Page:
At this stage, it’s important to recognize that the most vital part of any lead generation effort is your approach. Your outreach must be polite and considerate. Always ask for permission to communicate with your constituents. Ask them to opt in and make it easy for them to opt out. Make sure your efforts are highly contextual, highly personalized, and highly relevant.
Stop spraying and praying. It’s disrespectful. Gaining permission is fair; it invites collaboration and builds trust. You should only want people in your funnel because they want to be there. Forcing them to be there will never result in more donations. You can’t wash money out of your supporters’ bank accounts with a hose! Again, stop spraying and praying!
Present your valuable engagement offers to the right people at the right times. Let them lean in. Make it easy for them to accept your offers and raise their hands, showing interest. Then capture the information they provide about their wants, needs, and desires using landing pages (online forms) and tracking tools that gather their verbatims and digital body language.
6. Following through with cultivation
Generating leads is almost a complete waste of time and resources if you don’t have a plan to cultivate them. Most leads won’t want to take action right away. Proper cultivation encourages people (at this point, your qualified leads) to engage further. Cultivation gives you a chance to “show ’em that you know ’em,” that you listened, that you care about their needs, and that they’re important to you. Everyone on earth wants to feel important and feel good. Deliberate, meaningful cultivation “drips” are where the magic really happens – as long as they’re persistent yet polite, personalized, and relevant.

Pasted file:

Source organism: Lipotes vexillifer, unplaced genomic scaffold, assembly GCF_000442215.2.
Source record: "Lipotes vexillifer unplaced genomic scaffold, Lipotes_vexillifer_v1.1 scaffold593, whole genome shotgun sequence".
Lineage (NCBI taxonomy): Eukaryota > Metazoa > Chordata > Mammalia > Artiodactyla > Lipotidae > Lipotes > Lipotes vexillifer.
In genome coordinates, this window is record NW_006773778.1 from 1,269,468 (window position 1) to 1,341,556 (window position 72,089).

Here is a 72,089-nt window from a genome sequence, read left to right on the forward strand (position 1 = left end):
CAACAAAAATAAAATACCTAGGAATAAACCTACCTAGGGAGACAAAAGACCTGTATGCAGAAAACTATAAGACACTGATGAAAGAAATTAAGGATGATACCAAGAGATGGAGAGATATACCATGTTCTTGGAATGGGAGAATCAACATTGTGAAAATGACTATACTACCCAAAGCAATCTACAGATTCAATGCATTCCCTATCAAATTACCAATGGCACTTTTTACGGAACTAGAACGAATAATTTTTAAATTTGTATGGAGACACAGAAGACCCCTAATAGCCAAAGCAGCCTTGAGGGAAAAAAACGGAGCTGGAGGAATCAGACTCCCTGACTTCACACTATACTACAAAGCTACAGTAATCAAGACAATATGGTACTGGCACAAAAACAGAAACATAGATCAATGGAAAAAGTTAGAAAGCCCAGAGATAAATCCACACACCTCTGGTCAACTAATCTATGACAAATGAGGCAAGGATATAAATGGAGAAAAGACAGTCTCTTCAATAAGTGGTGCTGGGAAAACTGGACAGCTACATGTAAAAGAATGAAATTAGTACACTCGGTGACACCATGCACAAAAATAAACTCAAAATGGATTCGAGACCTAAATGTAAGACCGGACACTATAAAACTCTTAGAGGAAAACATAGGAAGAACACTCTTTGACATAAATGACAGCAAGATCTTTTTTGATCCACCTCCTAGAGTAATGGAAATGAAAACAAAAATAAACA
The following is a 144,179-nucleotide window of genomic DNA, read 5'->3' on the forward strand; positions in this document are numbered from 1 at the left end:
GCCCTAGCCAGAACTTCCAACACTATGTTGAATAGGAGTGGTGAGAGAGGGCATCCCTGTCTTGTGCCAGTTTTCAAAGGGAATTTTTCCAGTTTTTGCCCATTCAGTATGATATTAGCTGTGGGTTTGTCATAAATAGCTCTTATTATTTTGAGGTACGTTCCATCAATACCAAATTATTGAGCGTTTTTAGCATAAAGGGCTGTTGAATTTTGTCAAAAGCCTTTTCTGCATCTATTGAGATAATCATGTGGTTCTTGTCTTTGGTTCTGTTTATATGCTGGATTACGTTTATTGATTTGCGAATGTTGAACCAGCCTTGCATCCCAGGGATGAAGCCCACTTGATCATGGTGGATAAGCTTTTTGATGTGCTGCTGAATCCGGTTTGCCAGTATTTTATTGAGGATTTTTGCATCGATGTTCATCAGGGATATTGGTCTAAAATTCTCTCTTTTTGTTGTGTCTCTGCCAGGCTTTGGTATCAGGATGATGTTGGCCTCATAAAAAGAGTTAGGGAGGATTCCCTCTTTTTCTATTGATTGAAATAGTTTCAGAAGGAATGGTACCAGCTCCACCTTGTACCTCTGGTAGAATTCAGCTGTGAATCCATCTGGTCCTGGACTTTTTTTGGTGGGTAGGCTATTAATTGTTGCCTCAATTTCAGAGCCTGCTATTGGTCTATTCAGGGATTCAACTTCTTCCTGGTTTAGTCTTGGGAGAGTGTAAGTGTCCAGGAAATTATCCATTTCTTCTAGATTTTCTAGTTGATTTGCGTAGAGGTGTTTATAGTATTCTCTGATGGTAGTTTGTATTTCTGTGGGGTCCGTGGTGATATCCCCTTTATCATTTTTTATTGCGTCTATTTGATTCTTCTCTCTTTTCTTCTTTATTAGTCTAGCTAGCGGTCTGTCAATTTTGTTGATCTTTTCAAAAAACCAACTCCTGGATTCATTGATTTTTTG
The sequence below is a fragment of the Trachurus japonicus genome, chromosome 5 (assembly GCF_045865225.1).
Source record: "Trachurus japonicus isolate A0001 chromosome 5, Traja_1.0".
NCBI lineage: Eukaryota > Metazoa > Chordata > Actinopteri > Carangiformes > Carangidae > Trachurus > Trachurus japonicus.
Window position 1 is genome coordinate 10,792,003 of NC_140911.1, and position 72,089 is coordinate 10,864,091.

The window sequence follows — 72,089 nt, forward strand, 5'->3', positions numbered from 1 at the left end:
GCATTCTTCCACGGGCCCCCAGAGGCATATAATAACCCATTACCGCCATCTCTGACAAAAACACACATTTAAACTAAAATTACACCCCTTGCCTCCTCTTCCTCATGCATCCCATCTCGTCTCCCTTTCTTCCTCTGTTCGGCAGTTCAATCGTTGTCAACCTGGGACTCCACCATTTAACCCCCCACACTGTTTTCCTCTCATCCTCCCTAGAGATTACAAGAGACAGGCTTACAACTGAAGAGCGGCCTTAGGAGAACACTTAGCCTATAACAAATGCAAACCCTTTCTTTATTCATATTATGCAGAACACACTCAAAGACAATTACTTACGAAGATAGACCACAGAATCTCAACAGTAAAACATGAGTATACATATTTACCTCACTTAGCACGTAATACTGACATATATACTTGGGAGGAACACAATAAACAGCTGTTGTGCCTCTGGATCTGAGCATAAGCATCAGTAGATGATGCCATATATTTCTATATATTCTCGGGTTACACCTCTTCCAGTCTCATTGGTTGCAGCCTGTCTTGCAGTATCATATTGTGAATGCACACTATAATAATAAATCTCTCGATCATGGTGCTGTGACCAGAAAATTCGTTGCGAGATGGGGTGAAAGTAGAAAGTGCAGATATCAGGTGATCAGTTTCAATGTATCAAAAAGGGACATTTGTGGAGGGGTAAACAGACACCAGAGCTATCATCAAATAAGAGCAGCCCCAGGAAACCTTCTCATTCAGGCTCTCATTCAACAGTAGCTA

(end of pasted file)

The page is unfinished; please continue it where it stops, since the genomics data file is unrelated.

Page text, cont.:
The problem for most fundraisers is that cultivation is overwhelming, tedious, and time-consuming. You and your staff are already overworked, your data warehouses are a mess, and your staff keeps leaving or changing positions. You know this step is essential, but how on earth can you get it done and get it done right?
Mechanized automation is the most cost-efficient way to provide proper cultivation that builds trust and earns respect. And, thanks to technology, now you can “drip” the right messages to the right people at the right times. If you’re not employing these technologies (especially with email drips), you’re missing the “yeast that will make the bread rise.”
7. Using a dashboard
You may be wondering how you can possibly capture all this data and prioritize whom to call (and when). You’ll need a dashboard that helps you see your funnel so you can take action. A well-designed dashboard is the glue that ties it all together. It provides clarity, it serves up leads, and it helps you see who’s ready for personal outreach. Plus, if it’s built right, it should show your leadership and board what kind of revenue could be expected, from whom, and when.
8. Creating conversions
Most of your supporters care and want to give. They usually aren’t ready to make a decision when you want them to do so, however, because too often you might be guessing when to make your ask.
Conversion efforts are really facilitation efforts. They are the asks. Engagement fundraisers know that if a supporter has qualified herself, informed herself, and involved herself, she’ll probably be ready to solicit herself, too. Or, she might be ready for your outreach and even your solicitation.
With these eight core components in place, the guesswork is gone. You’ll finally know when to reach out, when to ask, and why. Marrying crucial pieces of information with your supporters’ sense of trust and desire for reciprocation (that each donor will have if they’re cultivated properly) makes serious magic happen. All of the pieces come together almost effortlessly, and you’ll be there to answer their questions and facilitate the closing of the gifts.
The world needs fundraisers like you to enable giving. Your efforts seal the deal. You are the tip of the spear, the boots on the ground. Whiz-bang, strategic, innovative technologies can’t work without you.